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Fergana Valley exports revolutions for “democracy”

Turkey views

The recent disturbances in Uzbekistan are viewed in Turkey with suspicion and utter caution in that they were a new step in Washington’s Fergana-Valley-centred attempts to bring “democracy” to Central Asia in the aftermath of the disintegration of the Soviet system there. As these activities have so far brought nothing else but bloodshed and confusion for these Turkic nations, Ankara is following the events very closely, but silently, as low profile policy is the wisest on the eve of President Bush’s audience to PM Erdogan on 8 June. For the reasons of this silent diplomacy on the part of Ankara and an analysis of its prospective consequences please read the article below which unfortunately could not possibly be squeezed into our four-page limit for the convenience of the reader.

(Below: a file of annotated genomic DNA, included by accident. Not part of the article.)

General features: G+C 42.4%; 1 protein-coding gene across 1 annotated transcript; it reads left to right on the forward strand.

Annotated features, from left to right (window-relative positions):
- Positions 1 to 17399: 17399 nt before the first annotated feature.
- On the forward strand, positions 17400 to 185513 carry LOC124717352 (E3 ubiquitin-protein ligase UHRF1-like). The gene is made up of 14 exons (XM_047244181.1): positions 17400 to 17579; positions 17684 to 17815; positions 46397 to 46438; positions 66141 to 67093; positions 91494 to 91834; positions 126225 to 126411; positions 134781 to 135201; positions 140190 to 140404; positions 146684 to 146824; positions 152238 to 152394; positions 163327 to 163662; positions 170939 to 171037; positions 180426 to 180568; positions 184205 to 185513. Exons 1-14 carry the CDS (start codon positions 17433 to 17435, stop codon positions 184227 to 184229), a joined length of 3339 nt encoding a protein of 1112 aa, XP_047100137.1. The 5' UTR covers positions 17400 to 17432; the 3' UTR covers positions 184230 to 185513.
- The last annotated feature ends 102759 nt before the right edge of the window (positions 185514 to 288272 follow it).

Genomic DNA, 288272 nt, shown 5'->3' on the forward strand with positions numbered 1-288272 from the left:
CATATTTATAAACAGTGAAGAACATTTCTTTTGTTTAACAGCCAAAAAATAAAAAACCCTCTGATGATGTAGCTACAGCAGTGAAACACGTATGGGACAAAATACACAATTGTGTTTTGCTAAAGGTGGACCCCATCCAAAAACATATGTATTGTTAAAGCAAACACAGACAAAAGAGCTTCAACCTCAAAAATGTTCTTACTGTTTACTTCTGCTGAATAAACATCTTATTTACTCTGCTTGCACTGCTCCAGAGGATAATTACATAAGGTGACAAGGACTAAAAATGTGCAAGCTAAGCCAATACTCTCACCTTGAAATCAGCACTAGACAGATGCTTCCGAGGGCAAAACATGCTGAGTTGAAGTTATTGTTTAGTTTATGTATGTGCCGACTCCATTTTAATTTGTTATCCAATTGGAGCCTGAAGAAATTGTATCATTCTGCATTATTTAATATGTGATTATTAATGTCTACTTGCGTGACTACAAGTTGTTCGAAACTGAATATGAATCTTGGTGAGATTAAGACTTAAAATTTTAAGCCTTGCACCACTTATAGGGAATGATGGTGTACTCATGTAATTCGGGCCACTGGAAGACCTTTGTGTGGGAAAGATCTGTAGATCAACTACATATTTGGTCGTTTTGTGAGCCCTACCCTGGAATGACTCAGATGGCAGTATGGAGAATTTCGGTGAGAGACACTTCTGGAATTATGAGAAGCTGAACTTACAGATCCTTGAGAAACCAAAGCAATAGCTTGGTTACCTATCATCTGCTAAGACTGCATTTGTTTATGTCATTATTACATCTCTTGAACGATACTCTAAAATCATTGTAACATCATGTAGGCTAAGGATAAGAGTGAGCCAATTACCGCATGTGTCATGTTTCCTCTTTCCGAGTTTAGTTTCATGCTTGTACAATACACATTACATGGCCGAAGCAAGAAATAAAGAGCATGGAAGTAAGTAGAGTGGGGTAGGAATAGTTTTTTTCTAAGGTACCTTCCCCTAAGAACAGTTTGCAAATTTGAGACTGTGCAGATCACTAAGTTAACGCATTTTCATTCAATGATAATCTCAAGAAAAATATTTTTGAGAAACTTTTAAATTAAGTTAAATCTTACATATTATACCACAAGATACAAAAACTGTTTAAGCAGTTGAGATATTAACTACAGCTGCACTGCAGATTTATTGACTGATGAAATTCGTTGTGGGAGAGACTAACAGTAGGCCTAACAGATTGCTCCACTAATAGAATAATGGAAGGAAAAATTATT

The name of the State Minister in charge of the Turkic republics in the Mesut Yilmaz-Bulent Ecevit coalitions, between June 1997 and November 2003 when the AKP came to power, is Ahad Andican (Turkish way of spelling Andijon) of ANAP led by Yilmaz. As an Uzbekistan born Turk he was named after his birth place Andijon in the Fergana Valley which was the scene of violent disturbances on 12-13 May that claimed 169 lives according to Tashkent, and hundreds, even thousands more, according to less reliable insurgent sources.